Monday, February 28, 2011

China's Human Rights Issue

According to the Constitution of the People's Republic of China, the people are guaranteed with freedom of speech, freedom of the press, the right to a fair trial, freedom of religion, universal suffrage, and property rights.

However, these "fundamental rights" of which their "constitution" states were not properly, or rather freely exercised in this "people's democratic dictatorship" because of their own style of blocking loopholes, such as the subversion of state power clause to imprison those who are critical of the government. Henceforth, those who criticize the Chinese government or the Communist Party will be subjected for "grave" punishment. So they put puppet news agencies only for show and as their "closet" for keeping their skeletons, like Xinhua, China's largest propaganda agency, and its national television network, China Central Television (CCTV), emphasis on central.

According to Reporters Without Bordersthe PRC is one of the least free countries in the world for the press. In the Reporters Without Borders' Annual World Press Freedom Index of 2005, the PRC ranked 159 out of 167 places. Noted as a substantial proof of China's performance.

Next is the supremacy of the Han Chinese. According to Wikipedia, 91.6 % of the Chinese population are of Han ethnicity. Of all China's 50 ethnic tribes, the Han continues to progress its dominance over its minorities, by making enemies out of them.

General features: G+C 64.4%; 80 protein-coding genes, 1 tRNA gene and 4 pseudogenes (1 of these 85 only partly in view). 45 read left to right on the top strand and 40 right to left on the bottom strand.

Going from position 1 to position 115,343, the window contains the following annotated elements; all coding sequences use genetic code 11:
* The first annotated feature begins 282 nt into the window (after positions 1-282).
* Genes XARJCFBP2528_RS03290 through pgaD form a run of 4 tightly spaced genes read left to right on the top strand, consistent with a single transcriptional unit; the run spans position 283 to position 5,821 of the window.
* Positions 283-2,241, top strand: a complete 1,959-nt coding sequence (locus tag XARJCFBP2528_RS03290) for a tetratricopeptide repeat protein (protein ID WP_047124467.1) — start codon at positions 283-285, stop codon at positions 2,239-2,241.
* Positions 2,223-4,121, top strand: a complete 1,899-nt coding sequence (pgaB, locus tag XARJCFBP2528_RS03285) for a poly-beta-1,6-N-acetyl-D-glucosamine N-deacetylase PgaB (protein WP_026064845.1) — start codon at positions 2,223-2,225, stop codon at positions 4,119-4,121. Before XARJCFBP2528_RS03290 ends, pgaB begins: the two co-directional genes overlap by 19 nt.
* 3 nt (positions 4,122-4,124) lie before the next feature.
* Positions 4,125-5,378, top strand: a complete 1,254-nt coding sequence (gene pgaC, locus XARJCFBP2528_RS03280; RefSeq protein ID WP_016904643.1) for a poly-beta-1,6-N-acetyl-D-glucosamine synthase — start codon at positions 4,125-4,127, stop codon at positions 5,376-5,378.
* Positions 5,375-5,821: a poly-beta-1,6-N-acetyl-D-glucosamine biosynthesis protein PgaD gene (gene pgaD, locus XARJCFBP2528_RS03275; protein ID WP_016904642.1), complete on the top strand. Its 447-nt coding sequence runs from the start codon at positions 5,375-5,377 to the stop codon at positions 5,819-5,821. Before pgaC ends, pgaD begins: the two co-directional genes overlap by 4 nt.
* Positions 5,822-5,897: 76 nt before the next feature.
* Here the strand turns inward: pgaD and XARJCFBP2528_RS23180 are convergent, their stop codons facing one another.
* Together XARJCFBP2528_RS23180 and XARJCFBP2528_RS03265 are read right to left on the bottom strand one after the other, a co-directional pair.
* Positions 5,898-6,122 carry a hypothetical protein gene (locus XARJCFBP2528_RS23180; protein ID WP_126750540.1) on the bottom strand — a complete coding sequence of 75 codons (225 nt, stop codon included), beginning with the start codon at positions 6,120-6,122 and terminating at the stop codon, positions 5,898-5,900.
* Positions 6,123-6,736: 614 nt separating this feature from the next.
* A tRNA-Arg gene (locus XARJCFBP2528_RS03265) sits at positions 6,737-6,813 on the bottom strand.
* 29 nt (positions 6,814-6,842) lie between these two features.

The most insane attempt of China's human rights violations is its justice system. According to Amnesty International, China executes more people than other countries with death penalties combined.There are 68 crimes that are punishable by death, even some crimes that supposed to be punishable by prison sentences, like fraud and embezzlement. As punishment, the condemned are being sentenced to die by being shot in the head by an M16 rifle.

The execution of 8 Uygurs in the July 5, 2009 Xinjiang riots is a profound example of China's questionable justice. Such due process is being described as "unfair" and "hasty". There was also public humiliation of the condemned that became a great "scar" to their cultural identity. Their arms grappled by uniformed soldiers, wearing big placards their names crossed out in red as a sign of misdemeanor to those on death row. As a Muslim myself, I would consider these verdict as an insult to Islam, and as an insult to our right of expression.

Not only executed of crimes, but also political dissidents as well.

This is why our human rights should be preserved at all cost. We would not afford to let our freedom fall under the hands of tyrants with a desire of mass hysteria. In the Philippines, Human rights are a major priority in our society, but currently in risk because of recent extra-judicial killings. Freedom is vital, and should always be preserved for a brighter tomorrow.


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